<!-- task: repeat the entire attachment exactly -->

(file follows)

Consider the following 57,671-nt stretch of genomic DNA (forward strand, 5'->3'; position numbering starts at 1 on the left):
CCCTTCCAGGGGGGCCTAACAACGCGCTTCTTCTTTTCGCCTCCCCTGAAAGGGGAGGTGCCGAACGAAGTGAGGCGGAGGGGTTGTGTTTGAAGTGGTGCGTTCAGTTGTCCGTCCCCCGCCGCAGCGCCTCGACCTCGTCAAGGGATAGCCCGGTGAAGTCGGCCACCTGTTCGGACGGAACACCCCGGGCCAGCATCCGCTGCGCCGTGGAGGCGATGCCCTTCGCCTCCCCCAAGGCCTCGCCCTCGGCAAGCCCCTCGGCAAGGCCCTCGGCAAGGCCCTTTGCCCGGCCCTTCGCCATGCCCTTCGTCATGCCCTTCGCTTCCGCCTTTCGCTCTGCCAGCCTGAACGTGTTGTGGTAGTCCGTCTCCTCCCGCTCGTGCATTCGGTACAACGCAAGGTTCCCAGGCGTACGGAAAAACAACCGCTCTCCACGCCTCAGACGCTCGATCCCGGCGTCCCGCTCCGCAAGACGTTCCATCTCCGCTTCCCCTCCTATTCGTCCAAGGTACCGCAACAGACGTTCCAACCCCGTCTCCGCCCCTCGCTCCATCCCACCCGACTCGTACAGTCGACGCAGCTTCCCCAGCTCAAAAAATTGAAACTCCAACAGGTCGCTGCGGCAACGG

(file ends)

Consider the following 57,671-nt stretch of genomic DNA (forward strand, 5'->3'; position numbering starts at 1 on the left):
CCCTTCCAGGGGGGCCTAACAACGCGCTTCTTCTTTTCGCCTCCCCTGAAAGGGGAGGTGCCGAACGAAGTGAGGCGGAGGGGTTGTGTTTGAAGTGGTGCGTTCAGTTGTCCGTCCCCCGCCGCAGCGCCTCGACCTCGTCAAGGGATAGCCCGGTGAAGTCGGCCACCTGTTCGGACGGAACACCCCGGGCCAGCATCCGCTGCGCCGTGGAGGCGATGCCCTTCGCCTCCCCCAAGGCCTCGCCCTCGGCAAGCCCCTCGGCAAGGCCCTCGGCAAGGCCCTTTGCCCGGCCCTTCGCCATGCCCTTCGTCATGCCCTTCGCTTCCGCCTTTCGCTCTGCCAGCCTGAACGTGTTGTGGTAGTCCGTCTCCTCCCGCTCGTGCATTCGGTACAACGCAAGGTTCCCAGGCGTACGGAAAAACAACCGCTCTCCACGCCTCAGACGCTCGATCCCGGCGTCCCGCTCCGCAAGACGTTCCATCTCCGCTTCCCCTCCTATTCGTCCAAGGTACCGCAACAGACGTTCCAACCCCGTCTCCGCCCCTCGCTCCATCCCACCCGACTCGTACAGTCGACGCAGCTTCCCCAGCTCAAAAAATTGAAACTCCAACAGGTCGCTGCGGCAACGG